part of speech tagging n.
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Part-of-Speech Tagging

Part-of-Speech Tagging

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Part-of-Speech Tagging

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  1. Part-of-Speech Tagging L545 Spring 2010

  2. POS Tagging Problem • Given a sentence W1…Wn and a tagset of lexical categories, find the most likely tag T1..Tn for each word in the sentence • Example Secretariat/NNP is/VBZ expected/VBNto/TO race/VB tomorrow/NN People/NNS continue/VBP to/TOinquire/VB the/DT reason/NN for/IN the/DT race/NN for/IN outer/JJ space/NN • Note that many of the words may have unambiguous tags • But enough words are either ambiguous or unknown that it’s a nontrivial task

  3. More details of the problem • How ambiguous? • Most words in English have only one Brown Corpus tag • Unambiguous (1 tag) 35,340 word types • Ambiguous (2- 7 tags) 4,100 word types = 11.5% • 7 tags: 1 word type “still” • But many of the most common words are ambiguous • Over 40% of Brown corpus tokens are ambiguous • Obvious strategies may be suggested based on intuition • to/TO race/VB • the/DT race/NN • will/MD race/NN • This leads to hand-crafted rule-based POS tagging (J&M, 5.4) • Sentences can also contain unknown words for which tags have to be guessed: Secretariat/NNP

  4. POS tagging methods • First, we’ll look at how POS-annotated corpora are constructed • Then, we’ll narrow in on various POS tagging methods, which rely on POS-annotated corpora • Supervised learning: use POS-annotated corpora as training material • HMMs, TBL, Maximum Entropy, MBL • Unsupervised learning: use training material which is unannotated • HMMs, TBL • We’ll only provide an overview of the methods • Many of the details will be left to L645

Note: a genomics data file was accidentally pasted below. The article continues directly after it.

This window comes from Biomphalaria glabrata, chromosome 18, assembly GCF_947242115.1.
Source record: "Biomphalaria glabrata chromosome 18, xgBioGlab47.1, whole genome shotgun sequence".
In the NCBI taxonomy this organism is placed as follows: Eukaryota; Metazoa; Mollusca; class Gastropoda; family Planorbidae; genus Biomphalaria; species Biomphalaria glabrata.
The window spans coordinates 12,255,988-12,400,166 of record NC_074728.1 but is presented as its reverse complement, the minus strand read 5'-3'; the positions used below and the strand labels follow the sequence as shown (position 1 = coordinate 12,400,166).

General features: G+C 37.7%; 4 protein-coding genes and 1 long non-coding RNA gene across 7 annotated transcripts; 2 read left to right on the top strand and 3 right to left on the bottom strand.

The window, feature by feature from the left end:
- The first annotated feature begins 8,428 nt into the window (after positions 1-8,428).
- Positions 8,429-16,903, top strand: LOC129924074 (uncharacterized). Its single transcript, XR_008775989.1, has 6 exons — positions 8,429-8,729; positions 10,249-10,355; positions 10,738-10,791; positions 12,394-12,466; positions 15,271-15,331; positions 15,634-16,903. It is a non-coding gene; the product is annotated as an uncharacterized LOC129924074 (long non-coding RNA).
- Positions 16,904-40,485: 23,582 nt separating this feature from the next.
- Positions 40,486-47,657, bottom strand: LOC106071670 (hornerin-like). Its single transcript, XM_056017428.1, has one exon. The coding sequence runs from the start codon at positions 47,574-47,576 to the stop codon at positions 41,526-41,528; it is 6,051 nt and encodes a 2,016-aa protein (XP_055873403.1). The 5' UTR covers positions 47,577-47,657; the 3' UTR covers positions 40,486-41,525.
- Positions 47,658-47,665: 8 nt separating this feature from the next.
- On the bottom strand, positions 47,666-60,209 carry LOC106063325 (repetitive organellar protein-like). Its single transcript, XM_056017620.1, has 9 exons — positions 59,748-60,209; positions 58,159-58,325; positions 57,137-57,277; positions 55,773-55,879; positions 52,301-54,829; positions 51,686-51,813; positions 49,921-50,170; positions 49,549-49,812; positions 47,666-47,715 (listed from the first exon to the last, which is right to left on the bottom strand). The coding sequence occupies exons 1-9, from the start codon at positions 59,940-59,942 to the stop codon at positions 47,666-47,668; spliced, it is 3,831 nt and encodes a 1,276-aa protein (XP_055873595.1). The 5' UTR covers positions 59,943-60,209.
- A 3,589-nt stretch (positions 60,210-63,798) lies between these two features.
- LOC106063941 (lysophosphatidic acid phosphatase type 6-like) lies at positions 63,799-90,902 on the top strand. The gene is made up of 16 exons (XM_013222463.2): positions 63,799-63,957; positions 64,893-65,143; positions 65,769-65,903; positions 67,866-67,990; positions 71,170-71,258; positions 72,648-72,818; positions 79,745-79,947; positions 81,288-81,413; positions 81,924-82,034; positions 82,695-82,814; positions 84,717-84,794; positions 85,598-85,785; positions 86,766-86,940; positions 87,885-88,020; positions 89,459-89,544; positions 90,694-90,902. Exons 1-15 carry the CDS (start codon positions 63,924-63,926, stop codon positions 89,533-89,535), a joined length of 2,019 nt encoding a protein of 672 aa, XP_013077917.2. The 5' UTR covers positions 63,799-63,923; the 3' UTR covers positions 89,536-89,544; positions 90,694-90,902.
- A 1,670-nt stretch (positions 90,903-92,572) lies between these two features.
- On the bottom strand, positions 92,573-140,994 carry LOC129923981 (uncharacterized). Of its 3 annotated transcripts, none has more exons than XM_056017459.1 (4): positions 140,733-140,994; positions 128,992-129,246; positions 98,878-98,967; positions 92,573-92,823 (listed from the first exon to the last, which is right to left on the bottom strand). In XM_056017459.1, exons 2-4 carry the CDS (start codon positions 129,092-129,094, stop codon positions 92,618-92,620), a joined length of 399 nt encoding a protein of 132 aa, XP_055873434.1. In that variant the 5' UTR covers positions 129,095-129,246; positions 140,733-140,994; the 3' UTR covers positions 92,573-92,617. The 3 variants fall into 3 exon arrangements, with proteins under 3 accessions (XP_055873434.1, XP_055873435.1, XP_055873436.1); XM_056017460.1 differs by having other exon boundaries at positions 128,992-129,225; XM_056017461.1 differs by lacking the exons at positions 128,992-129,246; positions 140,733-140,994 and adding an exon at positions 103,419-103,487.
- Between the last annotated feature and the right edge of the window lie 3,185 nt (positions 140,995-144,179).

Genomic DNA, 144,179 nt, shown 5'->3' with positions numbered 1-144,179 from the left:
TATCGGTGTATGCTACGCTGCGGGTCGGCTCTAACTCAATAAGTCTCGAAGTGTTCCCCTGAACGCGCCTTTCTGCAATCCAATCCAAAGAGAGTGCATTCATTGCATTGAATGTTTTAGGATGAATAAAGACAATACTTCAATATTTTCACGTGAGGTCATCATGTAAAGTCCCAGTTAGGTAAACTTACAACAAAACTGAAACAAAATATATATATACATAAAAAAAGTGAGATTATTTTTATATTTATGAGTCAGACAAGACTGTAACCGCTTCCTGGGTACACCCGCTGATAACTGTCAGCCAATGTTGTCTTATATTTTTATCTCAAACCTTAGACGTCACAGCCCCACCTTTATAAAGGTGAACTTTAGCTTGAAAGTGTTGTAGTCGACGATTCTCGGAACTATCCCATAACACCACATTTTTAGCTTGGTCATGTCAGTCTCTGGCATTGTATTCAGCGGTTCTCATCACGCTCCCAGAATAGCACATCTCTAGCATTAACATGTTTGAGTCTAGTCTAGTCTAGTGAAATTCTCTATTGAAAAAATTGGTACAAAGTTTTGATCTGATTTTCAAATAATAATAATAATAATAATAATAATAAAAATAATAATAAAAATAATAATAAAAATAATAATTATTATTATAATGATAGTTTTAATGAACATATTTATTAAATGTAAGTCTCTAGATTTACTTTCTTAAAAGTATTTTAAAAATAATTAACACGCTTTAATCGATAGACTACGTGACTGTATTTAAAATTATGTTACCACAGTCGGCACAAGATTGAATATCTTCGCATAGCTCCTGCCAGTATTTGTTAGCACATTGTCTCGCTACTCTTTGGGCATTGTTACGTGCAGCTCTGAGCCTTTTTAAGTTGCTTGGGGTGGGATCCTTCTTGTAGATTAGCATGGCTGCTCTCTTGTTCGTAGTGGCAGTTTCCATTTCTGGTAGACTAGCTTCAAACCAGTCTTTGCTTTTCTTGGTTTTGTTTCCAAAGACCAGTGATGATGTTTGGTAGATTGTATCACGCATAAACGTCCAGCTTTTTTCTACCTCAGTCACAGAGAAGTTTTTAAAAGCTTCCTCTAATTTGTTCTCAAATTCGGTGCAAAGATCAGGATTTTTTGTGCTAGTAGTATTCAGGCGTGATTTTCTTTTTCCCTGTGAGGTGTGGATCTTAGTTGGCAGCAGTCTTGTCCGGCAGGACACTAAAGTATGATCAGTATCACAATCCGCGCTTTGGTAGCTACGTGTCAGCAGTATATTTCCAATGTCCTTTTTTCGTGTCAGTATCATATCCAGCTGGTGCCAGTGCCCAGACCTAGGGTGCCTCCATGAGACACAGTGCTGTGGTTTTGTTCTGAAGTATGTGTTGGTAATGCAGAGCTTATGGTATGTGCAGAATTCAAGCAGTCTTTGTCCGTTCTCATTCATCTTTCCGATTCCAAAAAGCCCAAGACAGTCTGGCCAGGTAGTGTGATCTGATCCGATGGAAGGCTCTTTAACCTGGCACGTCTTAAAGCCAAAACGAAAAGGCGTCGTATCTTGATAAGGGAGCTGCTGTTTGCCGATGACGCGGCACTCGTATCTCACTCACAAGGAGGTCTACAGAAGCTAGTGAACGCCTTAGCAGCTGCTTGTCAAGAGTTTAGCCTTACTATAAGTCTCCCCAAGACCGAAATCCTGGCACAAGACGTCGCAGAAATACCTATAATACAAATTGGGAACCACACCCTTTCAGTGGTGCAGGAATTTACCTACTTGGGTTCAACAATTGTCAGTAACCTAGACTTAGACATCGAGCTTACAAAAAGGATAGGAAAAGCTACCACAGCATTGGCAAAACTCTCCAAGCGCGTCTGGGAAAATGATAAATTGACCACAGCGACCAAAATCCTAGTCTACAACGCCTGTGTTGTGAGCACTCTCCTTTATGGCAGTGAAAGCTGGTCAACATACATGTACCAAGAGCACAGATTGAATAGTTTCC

5. Constructing POS-annotated corpora • By examining how POS-annotated corpora are created, we will understand the task even better • Basic steps • 1. Tokenize the corpus • 2. Design a tagset, along with guidelines • 3. Apply the tagset to the text • Knowing what issues the corpus annotators had to deal with in hand-tagging tells us the kind of issues we’ll have to deal with in automatic tagging

  6. 1. Tokenize the corpus • The corpus is first segmented into sentences • And then each sentence is tokenized into unique tokens (words) • Punctuation is usually split off • Figuring out sentence-ending periods vs. abbreviatory periods is not always easy. • Can become tricky: • Proper nouns and other multi-word units: one token or separate tokens? e.g., Jimmy James, in spite of • Contractions often split into separate words: can’t cann’t (because these are two different POSs) • Hyphenations sometimes split, sometimes kept together

  7. 2. Design the Tagset • It is not obvious what the parts of speech are in any language, so a tagset has to be designed. • Criteria: • External: what do we need to capture the linguistic properties of the text? • Internal: what distinctions can be made reliably in a text? • Some tagsets are compositional: each character in the tag has a particular meaning: Vr3s-f = verb-present-3rd-singular-<undefined_for_case>-female • What do you do with multi-token words, e.g. in terms of?

  8. Example English Part-of-Speech Tagsets • Brown corpus - 87 tags • Allows compound tags • “I'm” tagged as PPSS+BEM • PPSS for "non-3rd person nominative personal pronoun" and BEM for "am, 'm“ • Others have derived their work from Brown Corpus • LOB Corpus: 135 tags • Lancaster UCREL Group: 165 tags • London-Lund Corpus: 197 tags. • BNC – 61 tags (C5) • PTB – 45 tags • Other languages have developed other tagsets

  9. PTB Tagset (36 main tags + punctuation tags)

  10. Typical Problem Cases • Certain tagging distinctions are particularly problematic • For example, in the Penn Treebank (PTB), tagging systems do not consistently get the following tags correct: • NN vs NNP vs JJ, e.g., Fantastic • somewhat ill-defined distinctions • RP vs RB vs IN, e.g., off • pseudo-semantic distinctions • VBD vs VBN vs JJ, e.g., hated • non-local distinctions